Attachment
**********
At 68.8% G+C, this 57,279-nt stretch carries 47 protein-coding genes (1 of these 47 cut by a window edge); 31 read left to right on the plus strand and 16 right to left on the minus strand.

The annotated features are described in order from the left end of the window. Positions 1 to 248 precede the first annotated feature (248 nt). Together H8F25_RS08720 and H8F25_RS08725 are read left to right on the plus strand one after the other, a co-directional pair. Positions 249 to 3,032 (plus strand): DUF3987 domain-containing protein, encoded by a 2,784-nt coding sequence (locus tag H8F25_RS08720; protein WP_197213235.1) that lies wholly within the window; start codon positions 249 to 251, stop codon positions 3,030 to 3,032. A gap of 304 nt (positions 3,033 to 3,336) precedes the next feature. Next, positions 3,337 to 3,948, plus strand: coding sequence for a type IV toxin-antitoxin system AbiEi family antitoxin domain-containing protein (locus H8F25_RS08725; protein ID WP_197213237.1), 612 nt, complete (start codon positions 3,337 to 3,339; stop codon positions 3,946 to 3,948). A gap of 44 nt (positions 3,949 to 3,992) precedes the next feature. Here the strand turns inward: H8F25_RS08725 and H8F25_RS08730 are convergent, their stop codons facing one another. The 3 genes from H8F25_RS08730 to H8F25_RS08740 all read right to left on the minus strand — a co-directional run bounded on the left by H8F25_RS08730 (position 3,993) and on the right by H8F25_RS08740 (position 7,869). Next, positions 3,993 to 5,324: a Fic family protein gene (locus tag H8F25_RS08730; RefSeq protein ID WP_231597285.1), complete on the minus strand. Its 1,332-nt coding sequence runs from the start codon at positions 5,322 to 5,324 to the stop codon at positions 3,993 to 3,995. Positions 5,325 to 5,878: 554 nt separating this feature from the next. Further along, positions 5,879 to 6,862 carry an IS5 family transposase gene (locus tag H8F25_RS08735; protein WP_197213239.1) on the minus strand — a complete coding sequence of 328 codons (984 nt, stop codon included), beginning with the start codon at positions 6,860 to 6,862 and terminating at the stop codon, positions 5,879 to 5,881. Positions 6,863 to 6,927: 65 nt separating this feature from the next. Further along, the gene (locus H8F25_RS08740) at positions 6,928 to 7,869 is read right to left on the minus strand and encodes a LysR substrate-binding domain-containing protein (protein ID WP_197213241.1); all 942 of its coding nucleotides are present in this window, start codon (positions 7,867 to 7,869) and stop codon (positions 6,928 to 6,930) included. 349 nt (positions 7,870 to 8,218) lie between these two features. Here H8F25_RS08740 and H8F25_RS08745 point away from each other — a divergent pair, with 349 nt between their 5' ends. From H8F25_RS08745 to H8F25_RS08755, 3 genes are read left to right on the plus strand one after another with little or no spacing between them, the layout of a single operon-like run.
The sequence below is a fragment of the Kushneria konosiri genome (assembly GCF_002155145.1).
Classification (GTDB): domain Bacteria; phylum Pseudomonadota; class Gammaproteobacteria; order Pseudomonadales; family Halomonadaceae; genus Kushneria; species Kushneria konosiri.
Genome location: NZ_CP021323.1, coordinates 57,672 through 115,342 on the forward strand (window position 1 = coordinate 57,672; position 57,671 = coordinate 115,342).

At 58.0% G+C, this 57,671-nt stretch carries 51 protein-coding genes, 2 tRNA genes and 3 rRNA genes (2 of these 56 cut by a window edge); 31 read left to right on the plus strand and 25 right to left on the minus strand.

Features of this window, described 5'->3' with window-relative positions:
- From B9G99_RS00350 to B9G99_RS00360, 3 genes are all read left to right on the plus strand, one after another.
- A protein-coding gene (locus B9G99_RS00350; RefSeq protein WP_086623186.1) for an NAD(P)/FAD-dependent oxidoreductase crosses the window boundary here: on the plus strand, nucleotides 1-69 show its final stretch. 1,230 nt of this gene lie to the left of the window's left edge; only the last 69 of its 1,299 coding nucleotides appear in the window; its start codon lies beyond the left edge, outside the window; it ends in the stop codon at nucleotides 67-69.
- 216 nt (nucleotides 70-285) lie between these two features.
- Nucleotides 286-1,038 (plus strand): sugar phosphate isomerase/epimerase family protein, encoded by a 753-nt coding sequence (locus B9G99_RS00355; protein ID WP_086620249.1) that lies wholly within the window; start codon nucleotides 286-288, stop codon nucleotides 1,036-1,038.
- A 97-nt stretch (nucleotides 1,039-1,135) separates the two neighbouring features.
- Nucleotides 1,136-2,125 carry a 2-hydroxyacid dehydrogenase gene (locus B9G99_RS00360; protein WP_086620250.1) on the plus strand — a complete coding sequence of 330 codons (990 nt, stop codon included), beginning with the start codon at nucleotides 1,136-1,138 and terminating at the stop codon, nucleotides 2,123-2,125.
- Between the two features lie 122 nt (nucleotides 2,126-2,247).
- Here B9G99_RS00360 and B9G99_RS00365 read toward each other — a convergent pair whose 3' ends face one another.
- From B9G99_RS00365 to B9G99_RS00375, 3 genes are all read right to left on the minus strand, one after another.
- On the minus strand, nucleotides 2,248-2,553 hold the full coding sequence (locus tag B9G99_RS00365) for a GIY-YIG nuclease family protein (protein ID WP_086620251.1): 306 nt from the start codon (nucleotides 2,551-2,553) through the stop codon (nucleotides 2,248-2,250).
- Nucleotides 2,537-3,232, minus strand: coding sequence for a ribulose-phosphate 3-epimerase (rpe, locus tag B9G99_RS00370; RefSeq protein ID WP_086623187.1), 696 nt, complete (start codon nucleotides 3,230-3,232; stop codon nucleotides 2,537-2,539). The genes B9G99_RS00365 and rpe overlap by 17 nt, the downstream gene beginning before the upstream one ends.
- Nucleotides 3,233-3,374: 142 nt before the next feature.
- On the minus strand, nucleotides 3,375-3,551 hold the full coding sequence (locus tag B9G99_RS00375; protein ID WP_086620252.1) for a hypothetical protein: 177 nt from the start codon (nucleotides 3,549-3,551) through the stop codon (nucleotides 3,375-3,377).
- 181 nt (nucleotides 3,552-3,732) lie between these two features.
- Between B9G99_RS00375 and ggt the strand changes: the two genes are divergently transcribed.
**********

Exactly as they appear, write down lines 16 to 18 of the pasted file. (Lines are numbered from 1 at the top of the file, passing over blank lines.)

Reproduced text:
- From B9G99_RS00365 to B9G99_RS00375, 3 genes are all read right to left on the minus strand, one after another.
- On the minus strand, nucleotides 2,248-2,553 hold the full coding sequence (locus tag B9G99_RS00365) for a GIY-YIG nuclease family protein (protein ID WP_086620251.1): 306 nt from the start codon (nucleotides 2,551-2,553) through the stop codon (nucleotides 2,248-2,250).
- Nucleotides 2,537-3,232, minus strand: coding sequence for a ribulose-phosphate 3-epimerase (rpe, locus tag B9G99_RS00370; RefSeq protein ID WP_086623187.1), 696 nt, complete (start codon nucleotides 3,230-3,232; stop codon nucleotides 2,537-2,539). The genes B9G99_RS00365 and rpe overlap by 17 nt, the downstream gene beginning before the upstream one ends.